CSH: Have any of your games been influenced by any other media? Books or movies?




James: Books and movies have of course been an inspiration for Until I Have You. As a creator (because I wasn't very involved with that with Primordia, that was Mark and Victor doing their thing), I'm not afraid to show the inspiration to the player. Sometimes hiding it even if it's obvious kind of breaks the moment, and the immersion, but blatantly putting it out there tends to work in one's favor more commonly.




CSH: Wormwood Studio’s fanbase seems to be very loyal and inspired, with plenty of fan art and cosplay to be found. To what do you attribute this level of loyalty and inspiration?




James: We put a lot of love in our work, and I think people appreciate that and it also emits from our projects. And that is what creates a loyal fan. And loyal fans like to cosplay, they like to draw, they like to create more of what is already there.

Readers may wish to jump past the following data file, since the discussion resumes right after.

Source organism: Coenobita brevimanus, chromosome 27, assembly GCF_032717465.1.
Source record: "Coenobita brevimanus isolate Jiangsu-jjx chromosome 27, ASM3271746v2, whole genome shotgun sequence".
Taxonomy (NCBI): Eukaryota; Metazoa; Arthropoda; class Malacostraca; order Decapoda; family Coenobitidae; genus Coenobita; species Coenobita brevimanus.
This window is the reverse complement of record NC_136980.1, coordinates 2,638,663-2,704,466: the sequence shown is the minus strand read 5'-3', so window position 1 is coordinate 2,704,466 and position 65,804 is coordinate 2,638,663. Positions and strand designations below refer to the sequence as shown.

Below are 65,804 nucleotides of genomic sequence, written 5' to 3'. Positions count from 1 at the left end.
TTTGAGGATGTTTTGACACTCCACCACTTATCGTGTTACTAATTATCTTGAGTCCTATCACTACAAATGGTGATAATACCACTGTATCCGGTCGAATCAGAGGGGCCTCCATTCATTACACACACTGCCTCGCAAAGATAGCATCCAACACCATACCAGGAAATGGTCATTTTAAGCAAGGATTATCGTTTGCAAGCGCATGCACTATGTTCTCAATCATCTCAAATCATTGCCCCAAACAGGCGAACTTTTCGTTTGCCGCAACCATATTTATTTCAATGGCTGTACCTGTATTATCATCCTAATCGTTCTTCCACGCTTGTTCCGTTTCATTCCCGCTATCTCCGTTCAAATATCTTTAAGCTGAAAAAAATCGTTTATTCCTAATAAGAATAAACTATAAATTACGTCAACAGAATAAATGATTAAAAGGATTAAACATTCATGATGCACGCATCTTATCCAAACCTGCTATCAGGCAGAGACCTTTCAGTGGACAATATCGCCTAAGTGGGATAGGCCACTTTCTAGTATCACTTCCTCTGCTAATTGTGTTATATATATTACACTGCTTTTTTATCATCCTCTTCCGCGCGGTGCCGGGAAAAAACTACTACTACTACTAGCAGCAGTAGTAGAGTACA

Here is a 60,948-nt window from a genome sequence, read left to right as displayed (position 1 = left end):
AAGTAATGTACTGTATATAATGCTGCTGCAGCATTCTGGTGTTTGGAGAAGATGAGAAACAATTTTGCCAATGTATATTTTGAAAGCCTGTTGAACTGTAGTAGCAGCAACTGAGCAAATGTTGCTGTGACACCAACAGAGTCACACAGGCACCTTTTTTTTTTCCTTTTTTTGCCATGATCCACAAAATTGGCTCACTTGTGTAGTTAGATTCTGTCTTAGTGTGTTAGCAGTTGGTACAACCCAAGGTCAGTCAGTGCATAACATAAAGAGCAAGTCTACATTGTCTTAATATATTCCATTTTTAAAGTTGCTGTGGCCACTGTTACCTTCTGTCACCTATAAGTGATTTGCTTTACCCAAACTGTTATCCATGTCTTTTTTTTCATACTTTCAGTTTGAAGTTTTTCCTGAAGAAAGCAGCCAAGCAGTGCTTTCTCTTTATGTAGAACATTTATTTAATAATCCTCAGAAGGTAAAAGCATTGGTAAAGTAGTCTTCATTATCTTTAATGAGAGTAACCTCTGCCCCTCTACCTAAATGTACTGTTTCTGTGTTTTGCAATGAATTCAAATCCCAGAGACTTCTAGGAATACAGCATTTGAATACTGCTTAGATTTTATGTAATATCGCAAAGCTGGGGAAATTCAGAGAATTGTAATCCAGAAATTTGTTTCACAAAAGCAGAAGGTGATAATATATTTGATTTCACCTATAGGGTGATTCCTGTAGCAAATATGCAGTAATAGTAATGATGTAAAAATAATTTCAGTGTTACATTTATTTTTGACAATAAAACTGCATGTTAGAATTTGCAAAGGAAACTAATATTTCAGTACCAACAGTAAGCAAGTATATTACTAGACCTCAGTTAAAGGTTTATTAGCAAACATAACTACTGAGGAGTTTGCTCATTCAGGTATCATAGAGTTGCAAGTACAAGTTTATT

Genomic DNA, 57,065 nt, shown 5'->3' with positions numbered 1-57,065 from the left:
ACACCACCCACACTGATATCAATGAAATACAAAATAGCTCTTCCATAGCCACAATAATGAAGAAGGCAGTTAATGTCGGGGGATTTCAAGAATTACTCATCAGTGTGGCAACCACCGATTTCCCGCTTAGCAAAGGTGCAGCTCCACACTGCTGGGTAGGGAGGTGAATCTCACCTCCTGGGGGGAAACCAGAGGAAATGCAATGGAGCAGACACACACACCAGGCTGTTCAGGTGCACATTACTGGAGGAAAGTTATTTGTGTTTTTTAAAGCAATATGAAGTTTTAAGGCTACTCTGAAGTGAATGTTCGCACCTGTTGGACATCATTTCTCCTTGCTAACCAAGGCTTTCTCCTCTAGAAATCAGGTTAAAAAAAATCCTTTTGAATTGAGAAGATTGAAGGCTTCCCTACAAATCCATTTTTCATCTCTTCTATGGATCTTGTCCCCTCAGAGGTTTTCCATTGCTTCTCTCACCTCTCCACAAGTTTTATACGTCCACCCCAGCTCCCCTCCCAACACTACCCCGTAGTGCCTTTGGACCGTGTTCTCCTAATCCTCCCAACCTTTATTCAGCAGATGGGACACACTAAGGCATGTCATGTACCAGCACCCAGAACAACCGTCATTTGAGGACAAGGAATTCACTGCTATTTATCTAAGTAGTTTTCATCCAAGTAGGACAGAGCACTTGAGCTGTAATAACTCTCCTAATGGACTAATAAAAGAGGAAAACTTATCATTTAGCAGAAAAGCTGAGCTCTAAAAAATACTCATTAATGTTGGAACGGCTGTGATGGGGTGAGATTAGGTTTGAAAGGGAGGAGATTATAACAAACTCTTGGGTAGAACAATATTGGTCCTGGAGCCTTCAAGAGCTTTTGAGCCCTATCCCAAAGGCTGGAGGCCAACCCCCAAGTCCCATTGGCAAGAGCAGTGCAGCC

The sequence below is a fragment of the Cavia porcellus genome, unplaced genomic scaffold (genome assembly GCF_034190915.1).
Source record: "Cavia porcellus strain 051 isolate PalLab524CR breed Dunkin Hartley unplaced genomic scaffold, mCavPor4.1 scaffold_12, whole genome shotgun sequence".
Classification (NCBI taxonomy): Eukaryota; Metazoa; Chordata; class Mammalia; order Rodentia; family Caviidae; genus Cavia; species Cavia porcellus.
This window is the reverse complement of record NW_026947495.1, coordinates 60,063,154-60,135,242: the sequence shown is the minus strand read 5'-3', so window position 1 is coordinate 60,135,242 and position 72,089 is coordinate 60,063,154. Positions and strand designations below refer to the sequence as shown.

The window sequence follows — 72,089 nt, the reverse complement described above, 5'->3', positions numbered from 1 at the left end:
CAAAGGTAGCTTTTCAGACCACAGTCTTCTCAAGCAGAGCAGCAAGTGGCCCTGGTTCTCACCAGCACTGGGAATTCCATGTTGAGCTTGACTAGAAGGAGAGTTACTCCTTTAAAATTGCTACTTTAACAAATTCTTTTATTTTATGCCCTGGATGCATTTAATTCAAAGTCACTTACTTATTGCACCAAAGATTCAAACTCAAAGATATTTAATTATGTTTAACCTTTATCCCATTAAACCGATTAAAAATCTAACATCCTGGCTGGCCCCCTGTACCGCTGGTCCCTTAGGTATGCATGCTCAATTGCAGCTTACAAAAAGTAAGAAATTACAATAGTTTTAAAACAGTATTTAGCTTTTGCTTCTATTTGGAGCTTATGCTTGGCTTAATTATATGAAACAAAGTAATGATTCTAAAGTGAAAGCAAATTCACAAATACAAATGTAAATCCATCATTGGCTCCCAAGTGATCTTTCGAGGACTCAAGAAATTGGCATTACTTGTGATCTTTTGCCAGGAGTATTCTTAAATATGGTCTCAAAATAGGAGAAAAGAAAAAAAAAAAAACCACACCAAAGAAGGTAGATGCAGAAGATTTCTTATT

CSH: As the coder, you’re something of an unsung hero. Does that bother

you at all? How did you get into coding games as a profession?




James: Not really. I always found myself as a facilitator. A means to a way. It's funny to know that what stops a game from existing is you, as a programmer, and you alone have the primal task of giving it life. And that's a nice feeling, to see all the aspects of game design come into a coherent whole. I personally got into it because I couldn't draw (still can't), I couldn't write, so I had to be able to do some part for the ideas I had in my head and wanted to turn into games. So I took up coding.



***


Thanks so much for your time, James. I’m actually playing Until I Have You at the moment, when I get a few spare minutes here and there between assignments, and I’d happily recommend it to anyone that enjoys platformers. I wish you luck with your music, and hopefully we can catch up again when Strangeland and Fallen Gods are a bit closer to release. Cheers!